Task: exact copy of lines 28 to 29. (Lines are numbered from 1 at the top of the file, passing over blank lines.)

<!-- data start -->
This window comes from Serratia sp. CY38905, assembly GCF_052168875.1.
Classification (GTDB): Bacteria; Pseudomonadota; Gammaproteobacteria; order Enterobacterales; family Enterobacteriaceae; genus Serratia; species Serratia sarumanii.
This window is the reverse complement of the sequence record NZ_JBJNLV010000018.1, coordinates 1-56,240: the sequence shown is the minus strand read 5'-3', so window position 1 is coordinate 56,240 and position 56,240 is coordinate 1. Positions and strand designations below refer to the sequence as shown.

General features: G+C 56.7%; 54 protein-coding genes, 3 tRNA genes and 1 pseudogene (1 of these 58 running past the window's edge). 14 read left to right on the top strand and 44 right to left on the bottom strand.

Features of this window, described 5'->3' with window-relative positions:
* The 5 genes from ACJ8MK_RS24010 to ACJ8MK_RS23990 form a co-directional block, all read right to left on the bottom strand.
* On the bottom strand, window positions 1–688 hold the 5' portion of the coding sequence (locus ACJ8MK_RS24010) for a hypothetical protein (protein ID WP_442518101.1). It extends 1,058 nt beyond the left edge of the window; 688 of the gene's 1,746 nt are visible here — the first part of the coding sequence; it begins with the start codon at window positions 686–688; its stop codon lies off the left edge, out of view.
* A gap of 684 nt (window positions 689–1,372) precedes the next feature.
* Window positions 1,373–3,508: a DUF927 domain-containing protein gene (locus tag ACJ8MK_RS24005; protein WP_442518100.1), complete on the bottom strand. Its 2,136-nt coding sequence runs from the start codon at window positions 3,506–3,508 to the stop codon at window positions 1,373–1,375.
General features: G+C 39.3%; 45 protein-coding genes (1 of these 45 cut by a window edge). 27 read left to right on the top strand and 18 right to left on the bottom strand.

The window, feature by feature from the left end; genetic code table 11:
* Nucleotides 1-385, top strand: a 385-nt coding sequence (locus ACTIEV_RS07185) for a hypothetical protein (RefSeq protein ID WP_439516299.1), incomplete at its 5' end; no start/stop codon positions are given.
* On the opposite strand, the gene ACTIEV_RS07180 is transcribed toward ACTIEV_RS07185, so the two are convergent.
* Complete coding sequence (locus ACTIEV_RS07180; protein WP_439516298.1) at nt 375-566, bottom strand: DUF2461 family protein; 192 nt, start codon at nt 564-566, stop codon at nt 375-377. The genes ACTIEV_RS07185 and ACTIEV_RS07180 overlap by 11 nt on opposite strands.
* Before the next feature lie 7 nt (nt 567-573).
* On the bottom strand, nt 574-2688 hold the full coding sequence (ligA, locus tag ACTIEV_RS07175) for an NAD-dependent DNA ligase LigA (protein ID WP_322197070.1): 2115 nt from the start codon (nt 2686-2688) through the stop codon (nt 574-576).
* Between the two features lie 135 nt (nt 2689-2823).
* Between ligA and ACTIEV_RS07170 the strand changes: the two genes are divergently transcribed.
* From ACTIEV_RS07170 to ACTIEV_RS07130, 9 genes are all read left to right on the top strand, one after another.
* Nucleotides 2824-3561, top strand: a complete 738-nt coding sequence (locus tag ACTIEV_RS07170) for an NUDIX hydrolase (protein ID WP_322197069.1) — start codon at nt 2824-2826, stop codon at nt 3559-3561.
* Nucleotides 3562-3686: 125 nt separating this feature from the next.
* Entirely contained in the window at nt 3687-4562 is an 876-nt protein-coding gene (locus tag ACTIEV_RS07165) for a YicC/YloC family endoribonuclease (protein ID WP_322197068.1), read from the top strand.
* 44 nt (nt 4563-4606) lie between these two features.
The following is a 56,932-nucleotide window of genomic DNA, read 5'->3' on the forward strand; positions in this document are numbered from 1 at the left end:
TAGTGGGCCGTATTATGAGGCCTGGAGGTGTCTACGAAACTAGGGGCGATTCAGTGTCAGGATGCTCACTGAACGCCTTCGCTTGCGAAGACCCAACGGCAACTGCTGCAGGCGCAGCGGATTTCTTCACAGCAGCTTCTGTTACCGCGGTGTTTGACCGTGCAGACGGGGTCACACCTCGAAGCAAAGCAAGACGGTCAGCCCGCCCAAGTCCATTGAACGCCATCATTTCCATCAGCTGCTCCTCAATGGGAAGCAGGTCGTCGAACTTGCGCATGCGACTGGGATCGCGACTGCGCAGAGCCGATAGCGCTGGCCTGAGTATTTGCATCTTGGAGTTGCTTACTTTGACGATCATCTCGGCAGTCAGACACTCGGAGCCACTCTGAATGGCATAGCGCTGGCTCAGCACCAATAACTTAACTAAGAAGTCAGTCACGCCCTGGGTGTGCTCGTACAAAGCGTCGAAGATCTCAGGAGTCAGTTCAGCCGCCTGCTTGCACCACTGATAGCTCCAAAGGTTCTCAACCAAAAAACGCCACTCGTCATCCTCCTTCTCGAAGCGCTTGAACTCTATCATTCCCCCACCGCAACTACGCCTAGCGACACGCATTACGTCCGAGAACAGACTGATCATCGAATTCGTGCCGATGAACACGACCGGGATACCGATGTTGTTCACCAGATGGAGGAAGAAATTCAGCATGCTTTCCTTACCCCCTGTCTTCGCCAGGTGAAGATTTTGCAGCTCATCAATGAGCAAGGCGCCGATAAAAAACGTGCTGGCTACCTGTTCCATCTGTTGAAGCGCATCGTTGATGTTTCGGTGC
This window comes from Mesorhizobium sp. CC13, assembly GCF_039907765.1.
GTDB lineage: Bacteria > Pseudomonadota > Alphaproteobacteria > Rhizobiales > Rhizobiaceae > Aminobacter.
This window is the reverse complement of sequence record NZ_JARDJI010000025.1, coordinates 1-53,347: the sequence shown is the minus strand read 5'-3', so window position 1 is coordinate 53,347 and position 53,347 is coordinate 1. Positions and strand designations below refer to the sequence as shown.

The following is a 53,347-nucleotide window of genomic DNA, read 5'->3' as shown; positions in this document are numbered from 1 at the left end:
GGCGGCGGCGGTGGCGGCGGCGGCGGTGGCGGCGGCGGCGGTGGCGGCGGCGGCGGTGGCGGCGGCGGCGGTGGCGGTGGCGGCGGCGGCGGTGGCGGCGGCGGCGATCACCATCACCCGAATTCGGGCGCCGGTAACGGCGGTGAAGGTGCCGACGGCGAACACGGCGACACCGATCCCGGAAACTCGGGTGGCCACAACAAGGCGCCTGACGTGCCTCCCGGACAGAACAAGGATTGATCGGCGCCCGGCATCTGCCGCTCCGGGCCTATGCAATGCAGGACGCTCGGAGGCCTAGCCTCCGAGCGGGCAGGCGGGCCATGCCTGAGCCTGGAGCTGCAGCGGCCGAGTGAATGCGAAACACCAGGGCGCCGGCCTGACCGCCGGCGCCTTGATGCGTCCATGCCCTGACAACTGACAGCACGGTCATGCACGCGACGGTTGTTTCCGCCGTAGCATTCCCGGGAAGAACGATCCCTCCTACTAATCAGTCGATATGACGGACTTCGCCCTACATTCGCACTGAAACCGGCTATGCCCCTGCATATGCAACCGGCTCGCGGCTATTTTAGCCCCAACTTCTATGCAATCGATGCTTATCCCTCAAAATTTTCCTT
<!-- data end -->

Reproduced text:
This window is the reverse complement of sequence record NZ_JARDJI010000025.1, coordinates 1-53,347: the sequence shown is the minus strand read 5'-3', so window position 1 is coordinate 53,347 and position 53,347 is coordinate 1. Positions and strand designations below refer to the sequence as shown.

The following is a 53,347-nucleotide window of genomic DNA, read 5'->3' as shown; positions in this document are numbered from 1 at the left end: